In American culture, November begins the Season of Giving leading up to December and the glorious Birth of Christ. Those that have the financial means generally highlight these months with excessive eating and maybe exorbitant gifts for loved ones. Some maybe even donate money or other items to those in need. The Season of Giving is marked by spending for consumption (think Black Friday) as well as giving money to further causes you support (think Giving Tuesday).
As we enter this season, I invite you to read the following article written by Rabbi Jason Bonder with the hope of fostering a deeper understanding of the dynamic relationship between faith and finances. In the article, Rabbi Bonder shares,
“One of the most foundational lessons I learned in Lake Institute’s Executive Certificate in Religious Fundraising (ECRF) course is that as children, we learn lessons from our families, our communities, our cultures, and our religions, all of which help us to shape our worldview. It is from those lessons that we figure out how to categorize our world. Often in American culture, we are taught that topics like money, religion, and politics don’t belong in polite conversation. Furthermore, money and religion don’t belong together. No one has to explicitly tell us this because it can easily be learned through behaviors and cues. Sometimes our worldviews help us. Other times, they hold us back.”
This holiday season, we will undoubtedly follow traditions set by our families, influenced by the lessons we have learned that shape our worldview. Do you, like Rabbi Bonder, feel cognitive dissonance between matters of faith and matters of money? If so, I invite you to use this holiday season as an opportunity to reframe the “Season of Giving” beyond November and December and to celebrate “giving” as a way of life, connecting faith and finances in a tangible way. Enjoy this holiday season and be encouraged in your generosity of spirit by these words: “Give, and it will be given to you. A good measure, pressed down, shaken together, and running over, will be poured into your lap. For with the measure you use, it will be measured to you.” (Luke 6:38, NIV)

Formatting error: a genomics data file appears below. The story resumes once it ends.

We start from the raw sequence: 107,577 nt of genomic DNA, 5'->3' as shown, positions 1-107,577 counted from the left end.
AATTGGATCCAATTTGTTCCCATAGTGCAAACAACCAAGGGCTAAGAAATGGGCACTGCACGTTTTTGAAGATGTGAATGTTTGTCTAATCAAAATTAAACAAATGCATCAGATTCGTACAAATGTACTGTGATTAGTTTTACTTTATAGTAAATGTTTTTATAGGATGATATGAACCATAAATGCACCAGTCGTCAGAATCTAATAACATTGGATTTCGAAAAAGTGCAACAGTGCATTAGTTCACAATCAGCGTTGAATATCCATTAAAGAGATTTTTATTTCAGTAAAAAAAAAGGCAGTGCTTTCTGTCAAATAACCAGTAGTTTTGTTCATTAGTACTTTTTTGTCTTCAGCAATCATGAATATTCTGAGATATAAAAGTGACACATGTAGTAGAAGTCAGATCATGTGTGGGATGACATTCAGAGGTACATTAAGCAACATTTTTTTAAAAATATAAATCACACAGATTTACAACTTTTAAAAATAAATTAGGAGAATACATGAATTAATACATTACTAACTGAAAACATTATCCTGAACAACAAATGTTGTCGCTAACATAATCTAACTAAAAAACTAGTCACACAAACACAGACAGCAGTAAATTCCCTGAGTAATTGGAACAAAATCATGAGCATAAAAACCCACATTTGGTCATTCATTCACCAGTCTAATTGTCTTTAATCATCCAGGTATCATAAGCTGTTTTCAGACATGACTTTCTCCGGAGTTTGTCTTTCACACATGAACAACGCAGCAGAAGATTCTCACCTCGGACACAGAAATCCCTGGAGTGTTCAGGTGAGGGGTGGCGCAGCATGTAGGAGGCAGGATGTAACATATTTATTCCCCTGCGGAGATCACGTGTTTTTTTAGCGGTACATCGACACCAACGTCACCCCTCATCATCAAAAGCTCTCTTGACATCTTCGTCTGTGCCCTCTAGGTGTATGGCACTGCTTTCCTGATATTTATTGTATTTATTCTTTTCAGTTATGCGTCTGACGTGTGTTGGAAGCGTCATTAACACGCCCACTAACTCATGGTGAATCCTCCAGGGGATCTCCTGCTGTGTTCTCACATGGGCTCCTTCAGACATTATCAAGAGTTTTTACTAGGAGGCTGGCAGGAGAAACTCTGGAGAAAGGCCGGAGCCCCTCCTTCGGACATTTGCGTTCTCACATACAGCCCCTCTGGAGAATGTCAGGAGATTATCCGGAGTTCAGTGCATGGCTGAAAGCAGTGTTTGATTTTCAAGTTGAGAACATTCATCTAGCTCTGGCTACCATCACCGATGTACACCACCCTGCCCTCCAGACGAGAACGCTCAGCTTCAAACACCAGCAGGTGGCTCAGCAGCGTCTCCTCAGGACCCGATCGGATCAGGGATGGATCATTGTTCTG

Happy Thanksgiving and Be Blessed,
Gayle Spicer – CTS Director of Annual Giving
One of These Things is Not Like the Other
by Rabbi Jason Bonder, as written for Lake Institute on Faith & Giving
If you ever find yourself reading an ancient religious text and the words on the page suddenly prompt you to think of Sesame Street, you might be a religious leader and you might be a parent of young children. I am both. As a dad and a rabbi, the content I consume often oscillates between ancient Jewish texts and children’s television. It is a rare occurrence, however, when Sesame Street helps me to understand the ancient texts. This is one of those times.
The 1st Century rabbi, Elazar ben Azariah says in Pirkei Avot – Ethics of the Fathers:
“Where there is no Torah, there is no right conduct; where there is no right conduct, there is no Torah.
Where there is no wisdom there is no reverence; Where there is no reverence, there is no wisdom.
Where there is no understanding, there is no knowledge; where there is no knowledge, there is no understanding.
Where there is no flour, there is no Torah; where there is no Torah, there is no flour.”
When I finished reading this set of statements, verses from a very famous Sesame Street song popped into my head: “One of these things is not like the other. One of these things just doesn’t belong.”
For the majority of this beautiful teaching, Rabbi Elazar ben Azariah talks of ideas. He is teaching about elusive goals towards which we can aspire like wisdom and reverence. He prompts his students to consider what it means to truly understand something. And then… flour? How could that possibly belong here?